Bipartisan legislation sponsored in part by Assembly Democrats Gordon Johnson and Annette Quijano to establish a memorial sign program to honor fallen first responders gained final legislative approval from the full Assembly by a vote of 74-0 on Monday.
The bill (S-1567/A-410), known as “Patrolman Joseph Wargo’s Law,” creates a memorial sign program that would allow the next of kin of a municipal or law enforcement official or police officer, sheriff’s officer, EMS Worker, or firefighter who died in the line of duty to apply to the Department of Transportation (DOT) to sponsor a sign memorializing the deceased.
“This is an enduring tribute to those individuals who have served, sacrificed and fallen in the line of duty,” said Johnson (D-Bergen). “First responders are our first line of defense in our communities. Their selfless duty and dedication is more than enough reason for us to find a way to allow their loved ones to honor their memory, life and service.”
“This legislation is for our hometown heroes who have dedicated their life to saving others’ lives,” said Quijano (D-Union). “This is a way to continue to say thank you and pay homage to the work they accomplished in New Jersey’s communities.”
An applicant would be required to complete an application furnished by the DOT that would include: (1) the name and title of the individual who was fatally injured as it should appear on the memorial; (2) the date of the fatality; (3) the location of the fatality; (4) an affidavit by the applicant that the individual to memorialized was a police officer, EMS worker, or firefighter who died in the line of duty; (5) any police reports or other legal documentation related to the fatality available to the applicant at the time of the application; (6) the requested location of the sign; and (7) any other information that Commissioner of Transportation may deem reasonably necessary to include with the application.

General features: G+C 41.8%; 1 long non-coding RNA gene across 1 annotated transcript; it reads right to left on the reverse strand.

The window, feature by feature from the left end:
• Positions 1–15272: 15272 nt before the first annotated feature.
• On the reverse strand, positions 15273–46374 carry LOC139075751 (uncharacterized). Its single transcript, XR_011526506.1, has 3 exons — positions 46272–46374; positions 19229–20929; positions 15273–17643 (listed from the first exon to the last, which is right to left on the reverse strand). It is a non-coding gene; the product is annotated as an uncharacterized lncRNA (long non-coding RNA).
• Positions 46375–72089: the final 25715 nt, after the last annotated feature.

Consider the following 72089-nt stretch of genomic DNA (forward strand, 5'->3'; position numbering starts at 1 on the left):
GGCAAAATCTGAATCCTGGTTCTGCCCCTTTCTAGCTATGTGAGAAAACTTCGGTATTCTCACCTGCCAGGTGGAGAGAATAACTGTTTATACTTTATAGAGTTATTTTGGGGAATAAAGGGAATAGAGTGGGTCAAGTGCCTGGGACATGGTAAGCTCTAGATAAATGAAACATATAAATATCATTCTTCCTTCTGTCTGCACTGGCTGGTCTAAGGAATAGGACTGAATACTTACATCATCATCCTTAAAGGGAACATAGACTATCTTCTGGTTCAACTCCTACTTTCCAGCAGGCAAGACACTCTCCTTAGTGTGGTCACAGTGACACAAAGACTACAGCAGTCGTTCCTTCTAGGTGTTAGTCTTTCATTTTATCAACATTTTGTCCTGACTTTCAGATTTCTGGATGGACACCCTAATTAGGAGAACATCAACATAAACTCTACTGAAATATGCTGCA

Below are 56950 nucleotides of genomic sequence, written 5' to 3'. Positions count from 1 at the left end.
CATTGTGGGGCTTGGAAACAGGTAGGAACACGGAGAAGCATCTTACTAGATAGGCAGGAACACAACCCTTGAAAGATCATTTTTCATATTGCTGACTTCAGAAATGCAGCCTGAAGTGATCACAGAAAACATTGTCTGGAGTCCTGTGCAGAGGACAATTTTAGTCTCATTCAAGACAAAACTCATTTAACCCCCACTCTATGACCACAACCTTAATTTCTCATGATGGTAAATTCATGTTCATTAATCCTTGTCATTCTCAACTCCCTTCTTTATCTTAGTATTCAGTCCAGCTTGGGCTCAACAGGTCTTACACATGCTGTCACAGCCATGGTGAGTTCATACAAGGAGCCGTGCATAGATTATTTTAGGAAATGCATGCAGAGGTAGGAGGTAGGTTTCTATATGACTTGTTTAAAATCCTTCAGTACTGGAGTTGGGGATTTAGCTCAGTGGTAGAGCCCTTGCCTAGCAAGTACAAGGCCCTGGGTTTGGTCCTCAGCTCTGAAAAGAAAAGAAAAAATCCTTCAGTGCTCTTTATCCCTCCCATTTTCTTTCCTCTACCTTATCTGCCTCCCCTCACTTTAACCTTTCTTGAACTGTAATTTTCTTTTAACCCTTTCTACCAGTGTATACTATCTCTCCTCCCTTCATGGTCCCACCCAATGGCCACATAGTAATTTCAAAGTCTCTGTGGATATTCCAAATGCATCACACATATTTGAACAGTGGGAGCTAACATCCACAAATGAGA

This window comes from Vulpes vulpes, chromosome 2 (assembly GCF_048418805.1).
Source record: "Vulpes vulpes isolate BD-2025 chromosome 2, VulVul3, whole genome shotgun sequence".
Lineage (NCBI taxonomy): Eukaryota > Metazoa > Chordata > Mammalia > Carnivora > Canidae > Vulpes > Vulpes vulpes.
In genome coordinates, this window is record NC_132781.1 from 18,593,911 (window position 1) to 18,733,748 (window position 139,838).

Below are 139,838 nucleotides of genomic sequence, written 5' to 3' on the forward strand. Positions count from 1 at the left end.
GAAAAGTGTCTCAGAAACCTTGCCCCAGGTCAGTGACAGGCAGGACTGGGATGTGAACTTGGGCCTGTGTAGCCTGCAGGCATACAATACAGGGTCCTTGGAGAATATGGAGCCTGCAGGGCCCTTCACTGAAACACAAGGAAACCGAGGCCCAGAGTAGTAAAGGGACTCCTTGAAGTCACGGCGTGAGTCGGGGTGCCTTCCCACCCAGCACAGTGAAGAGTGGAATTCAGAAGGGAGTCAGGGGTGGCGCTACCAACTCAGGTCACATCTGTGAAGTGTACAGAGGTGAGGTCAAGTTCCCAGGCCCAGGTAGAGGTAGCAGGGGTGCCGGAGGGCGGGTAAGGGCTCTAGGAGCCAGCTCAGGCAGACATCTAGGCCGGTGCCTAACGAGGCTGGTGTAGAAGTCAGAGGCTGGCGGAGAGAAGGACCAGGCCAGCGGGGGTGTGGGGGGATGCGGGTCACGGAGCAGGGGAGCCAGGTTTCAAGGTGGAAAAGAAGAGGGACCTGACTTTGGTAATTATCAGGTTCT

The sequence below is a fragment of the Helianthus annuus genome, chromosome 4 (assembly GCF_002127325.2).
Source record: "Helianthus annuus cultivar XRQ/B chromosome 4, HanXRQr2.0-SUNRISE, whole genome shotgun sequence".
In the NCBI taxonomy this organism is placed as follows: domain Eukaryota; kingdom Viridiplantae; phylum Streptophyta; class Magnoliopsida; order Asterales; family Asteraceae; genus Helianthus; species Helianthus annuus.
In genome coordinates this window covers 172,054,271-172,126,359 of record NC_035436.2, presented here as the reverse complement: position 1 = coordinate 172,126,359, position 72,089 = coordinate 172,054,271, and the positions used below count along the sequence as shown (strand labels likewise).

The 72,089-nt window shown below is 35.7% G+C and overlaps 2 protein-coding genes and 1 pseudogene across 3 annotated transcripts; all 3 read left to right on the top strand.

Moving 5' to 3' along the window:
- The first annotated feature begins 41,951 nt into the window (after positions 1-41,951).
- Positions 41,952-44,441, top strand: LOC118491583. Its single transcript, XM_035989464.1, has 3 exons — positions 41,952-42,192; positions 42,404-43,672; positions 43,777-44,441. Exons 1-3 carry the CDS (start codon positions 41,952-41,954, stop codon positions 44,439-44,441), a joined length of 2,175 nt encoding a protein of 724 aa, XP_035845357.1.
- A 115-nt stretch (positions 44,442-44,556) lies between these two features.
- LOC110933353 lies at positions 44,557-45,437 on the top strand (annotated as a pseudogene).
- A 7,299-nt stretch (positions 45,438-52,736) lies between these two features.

Within 180 days of the receipt of a completed application, the DOT would make an inspection of the scene of the fatality and send a written decision to the applicant as to whether a sign many be installed. All costs associated with the application will be paid by the applicant. No state or public funds will be used to produce, purchase, or erect memorial signs. The DOT may receive gifts, grants or other financial assistance in funding or reimbursing the DOT for the costs associated with the memorial signs.
DOT would have 90 days to install the sign once an agreement regarding payment for the sign is reached. The provisions of the bill would also apply retroactively to any officer who may have previously died in the line of duty prior to the law’s enactment.
The measure now heads to the governor’s desk.